ATHENS, Ga. – First Southern California lost, then Florida. At the sunrise-to-stumble-home tailgates, they couldn't decide which they enjoyed more. The weather was warm. The beer was cold. There was booze in the streets, bands on the porch and black cocktail dresses in the stands.
This was the perfect party for their perfect Dawgs, the biggest on-campus game in years and the boldest bash maybe ever. All in honor of an imminent return to the top of the polls.
Then the devil went down to Georgia and ruined the whole dang thing.
Roll Tide? Oh, it's rolling baby, it's rolling.
A program that for a decade couldn't get out of its own way now can't be stopped. Just a month into Saban's second season, and Alabama is in the national title hunt.
Whatever enjoyment everyone else had as the league's traditional kingpin stumbled is officially over. The Tide has turned. This is a program in progress, yet with both power and potential. Anything seems possible right now. If not this year, then soon enough.
This won't be the last city Saban silences, all dressed up and nothing to cheer.
When it was over, everyone in crimson was beside themselves. Black-clad Dawg fans could only shuffle out, muttering under their breath. They showed up looking to leapfrog Oklahoma to No. 1. They left wondering whether they still had a pulse.
The only angry Alabaman was the architect himself. Saban looked as if he had stepped in one of UGa's dropping, not the coach that had humiliated No. 3 in their house.
His fans might have been dancing to the band, but he could barely remember the 31-0 first half thanks to an intensity lapse that let Georgia make the score respectable.
"We got outscored 30-10 in the second half," he barked.
This is exactly the mindset that delivered Bama here a year ahead of schedule.
Twice in his postgame media conference Saban banged his fist on the table, aftershocks of frustrations from some bad, if unimportant, play. He went on long tangents about mental strength. Every bit of praise was followed by twice the criticism. He frowned even more than usual.
"That is not how we want to play, that is not how we play and we should not be happy about that," he said. "I hope we learn."
He already had chewed out the team for five minutes in the locker room. ("He laid into us for a little bit," smiled linebacker Cory Reamer.) He already had gone on and on about the dangers of embracing success. Later, in case the severity wasn't understood, he would invoke a cult's mass suicide.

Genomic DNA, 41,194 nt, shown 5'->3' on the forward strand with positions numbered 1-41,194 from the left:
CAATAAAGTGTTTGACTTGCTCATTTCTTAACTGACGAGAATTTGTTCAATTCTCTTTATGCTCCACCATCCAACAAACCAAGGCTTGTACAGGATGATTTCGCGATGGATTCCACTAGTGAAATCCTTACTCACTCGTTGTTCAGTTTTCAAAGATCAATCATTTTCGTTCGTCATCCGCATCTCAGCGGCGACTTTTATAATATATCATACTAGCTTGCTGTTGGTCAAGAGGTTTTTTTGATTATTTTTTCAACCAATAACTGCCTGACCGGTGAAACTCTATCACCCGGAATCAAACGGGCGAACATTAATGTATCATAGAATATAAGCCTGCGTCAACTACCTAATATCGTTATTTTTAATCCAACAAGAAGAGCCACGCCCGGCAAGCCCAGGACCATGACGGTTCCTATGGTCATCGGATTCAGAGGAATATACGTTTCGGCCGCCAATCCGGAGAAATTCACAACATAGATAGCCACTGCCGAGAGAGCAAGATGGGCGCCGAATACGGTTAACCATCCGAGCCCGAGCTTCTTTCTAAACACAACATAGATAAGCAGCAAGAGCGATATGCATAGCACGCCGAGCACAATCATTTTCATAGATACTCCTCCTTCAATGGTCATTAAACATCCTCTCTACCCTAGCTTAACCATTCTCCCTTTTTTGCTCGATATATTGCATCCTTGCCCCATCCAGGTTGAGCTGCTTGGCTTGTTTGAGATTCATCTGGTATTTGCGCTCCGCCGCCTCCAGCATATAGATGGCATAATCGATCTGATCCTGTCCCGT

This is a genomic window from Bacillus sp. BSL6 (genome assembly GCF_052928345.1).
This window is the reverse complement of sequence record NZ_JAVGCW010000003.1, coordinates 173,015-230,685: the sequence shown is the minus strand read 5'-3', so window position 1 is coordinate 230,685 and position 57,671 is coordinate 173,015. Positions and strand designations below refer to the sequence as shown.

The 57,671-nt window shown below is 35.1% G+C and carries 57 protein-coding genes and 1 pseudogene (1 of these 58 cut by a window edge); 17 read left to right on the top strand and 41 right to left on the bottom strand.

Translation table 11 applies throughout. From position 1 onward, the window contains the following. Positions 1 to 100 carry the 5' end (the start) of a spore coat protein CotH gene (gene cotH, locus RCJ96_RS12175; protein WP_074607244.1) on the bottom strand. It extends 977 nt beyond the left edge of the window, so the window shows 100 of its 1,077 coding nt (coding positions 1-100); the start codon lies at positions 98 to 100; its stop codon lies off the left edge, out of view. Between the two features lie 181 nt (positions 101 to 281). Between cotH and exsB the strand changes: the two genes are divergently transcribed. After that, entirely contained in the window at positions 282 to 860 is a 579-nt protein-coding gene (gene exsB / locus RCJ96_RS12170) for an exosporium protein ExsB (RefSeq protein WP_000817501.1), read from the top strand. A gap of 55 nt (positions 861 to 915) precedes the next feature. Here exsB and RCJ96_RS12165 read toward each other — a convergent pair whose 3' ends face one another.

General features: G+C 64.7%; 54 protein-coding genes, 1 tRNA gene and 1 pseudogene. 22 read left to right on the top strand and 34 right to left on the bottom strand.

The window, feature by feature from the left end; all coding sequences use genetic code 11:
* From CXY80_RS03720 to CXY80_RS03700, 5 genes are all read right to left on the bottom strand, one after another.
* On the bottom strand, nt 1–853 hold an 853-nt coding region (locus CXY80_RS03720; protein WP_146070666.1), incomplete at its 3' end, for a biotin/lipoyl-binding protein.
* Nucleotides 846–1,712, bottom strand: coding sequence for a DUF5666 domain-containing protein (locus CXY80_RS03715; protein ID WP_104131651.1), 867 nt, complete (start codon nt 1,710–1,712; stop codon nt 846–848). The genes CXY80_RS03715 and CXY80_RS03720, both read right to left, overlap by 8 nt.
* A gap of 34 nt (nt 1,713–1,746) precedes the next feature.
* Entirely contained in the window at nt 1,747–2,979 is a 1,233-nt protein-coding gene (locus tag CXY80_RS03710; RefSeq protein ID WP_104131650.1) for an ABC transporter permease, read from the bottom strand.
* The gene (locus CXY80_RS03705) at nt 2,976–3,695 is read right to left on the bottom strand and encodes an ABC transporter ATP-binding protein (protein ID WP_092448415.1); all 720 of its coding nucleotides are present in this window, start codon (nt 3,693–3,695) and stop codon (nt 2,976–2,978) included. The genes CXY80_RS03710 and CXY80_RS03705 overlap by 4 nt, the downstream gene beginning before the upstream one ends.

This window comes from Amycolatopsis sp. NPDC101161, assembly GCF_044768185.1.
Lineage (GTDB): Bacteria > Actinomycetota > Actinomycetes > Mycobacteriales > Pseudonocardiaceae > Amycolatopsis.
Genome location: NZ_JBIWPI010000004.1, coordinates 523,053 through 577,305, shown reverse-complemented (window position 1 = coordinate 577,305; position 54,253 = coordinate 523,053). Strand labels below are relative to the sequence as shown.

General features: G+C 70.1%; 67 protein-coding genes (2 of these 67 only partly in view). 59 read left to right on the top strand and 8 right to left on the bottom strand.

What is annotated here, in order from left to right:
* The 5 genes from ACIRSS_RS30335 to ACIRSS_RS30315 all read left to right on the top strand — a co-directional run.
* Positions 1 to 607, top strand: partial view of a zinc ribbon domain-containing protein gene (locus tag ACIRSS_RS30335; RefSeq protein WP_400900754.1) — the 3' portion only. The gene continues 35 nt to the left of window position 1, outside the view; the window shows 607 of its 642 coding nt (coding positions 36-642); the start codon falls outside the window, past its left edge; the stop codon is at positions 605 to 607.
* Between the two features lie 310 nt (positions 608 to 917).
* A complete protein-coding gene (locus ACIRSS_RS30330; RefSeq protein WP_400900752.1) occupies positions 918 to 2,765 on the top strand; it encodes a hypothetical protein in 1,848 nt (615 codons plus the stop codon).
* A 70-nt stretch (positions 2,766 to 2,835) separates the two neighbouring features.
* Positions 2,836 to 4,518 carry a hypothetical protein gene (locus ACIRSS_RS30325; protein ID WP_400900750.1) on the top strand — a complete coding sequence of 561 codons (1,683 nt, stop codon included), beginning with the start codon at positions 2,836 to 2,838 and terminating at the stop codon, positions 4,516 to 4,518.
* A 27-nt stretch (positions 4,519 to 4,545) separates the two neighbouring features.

"If you want to drink the Kool-Aid," he said.
For Saban, this entire operation isn't about moving to 5-0, making a case for No. 1 or laying the wood to Georgia for all those Atlanta recruits to see. This is about beating everyone, finishing 14-0 and hoisting the BCS championship trophy in the air.
That's it. There is no other goal for Saban. He isn't doing this to win some game in September. Let alone top the polls at this point of the season.
"It doesn't matter what you are ranked until the end," he said.
Other than that it was good times for Saint Nick. There even were conflicting reports that he smiled in the victorious locker room.
"Yes, he smiled and told us he loved us," Reamer said.
"No," said cornerback Javier Arenas.
"Maybe," laughed quarterback John Parker Wilson.
"I'm excited," said Saban, looking not the least bit excited.
He knew he was over the top. He wasn't faking it, he can't. Not that it was without purpose. He wants his team focused, not for Kentucky in two weeks but for practice in two days. Even if it makes him look the villain that enrages opposing fans.
"I know everyone is going to be all over me in the press," he said. "But I'm honest."
He's painfully honest. USC and Florida proved no opponent can be overlooked. Not if you want to win, which is all Nick Saban wants to do. His idea of a victory celebration is waving once to the crowd, shaking his coordinators' hands and having a Little Debbie snack cake.
For a real good time, he calls recruits.
He's a study in maniacal focus, a sight to behold. It's why thousands greeted his plane when he first arrived on the job, why they sold out his first spring game, why they're saving a space for a statue of him alongside Bear Bryant, Gene Stallings and the other Bama greats.
It isn't his fun demeanor that earns him $4 million per year. Even people who like him jokingly call him "Coach Satan." Satan always seemed to take enjoyment in stealing souls, though. So he's a dour Satan, perhaps. He's a Satan who is focused on more souls to steal, more Saturday Nights to ruin on the road.
His human side can remain hidden. He doesn't care. He knows he's beloved for his ability to deliver glorious football nights like this one. In getting a roster turned around so quickly. In making mistake-prone Wilson into a savvy game manager. In getting a team so focused it can walk into a Sanford snake pit and score on its first five possessions.
It's his ability to get Alabama back to powerhouse status, a force to be feared across the league. It's how he's not the slightest bit satisfied at doing it.
"Can we finish games when we didn't do it tonight?" he asked. "Can we finish a season? Can we play with consistency?"
Biggest victory of the year and Saban wasn't happy.
"I'm happy," he said before pausing. "I know I don't look happy."
Imagine how the rest of the SEC feels.